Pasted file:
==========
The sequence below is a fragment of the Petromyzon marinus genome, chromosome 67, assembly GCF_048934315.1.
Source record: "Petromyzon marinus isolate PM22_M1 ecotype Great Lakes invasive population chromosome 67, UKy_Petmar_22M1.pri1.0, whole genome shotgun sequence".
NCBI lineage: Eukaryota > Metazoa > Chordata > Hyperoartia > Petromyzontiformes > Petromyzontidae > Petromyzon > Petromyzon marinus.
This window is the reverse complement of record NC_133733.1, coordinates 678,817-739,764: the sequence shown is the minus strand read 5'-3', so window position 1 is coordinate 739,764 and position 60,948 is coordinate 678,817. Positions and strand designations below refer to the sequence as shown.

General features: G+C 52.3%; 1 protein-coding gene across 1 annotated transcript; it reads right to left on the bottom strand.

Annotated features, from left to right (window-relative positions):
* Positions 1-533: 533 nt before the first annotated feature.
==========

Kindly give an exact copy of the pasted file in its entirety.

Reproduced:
The sequence below is a fragment of the Petromyzon marinus genome, chromosome 67, assembly GCF_048934315.1.
Source record: "Petromyzon marinus isolate PM22_M1 ecotype Great Lakes invasive population chromosome 67, UKy_Petmar_22M1.pri1.0, whole genome shotgun sequence".
NCBI lineage: Eukaryota > Metazoa > Chordata > Hyperoartia > Petromyzontiformes > Petromyzontidae > Petromyzon > Petromyzon marinus.
This window is the reverse complement of record NC_133733.1, coordinates 678,817-739,764: the sequence shown is the minus strand read 5'-3', so window position 1 is coordinate 739,764 and position 60,948 is coordinate 678,817. Positions and strand designations below refer to the sequence as shown.

General features: G+C 52.3%; 1 protein-coding gene across 1 annotated transcript; it reads right to left on the bottom strand.

Annotated features, from left to right (window-relative positions):
* Positions 1-533: 533 nt before the first annotated feature.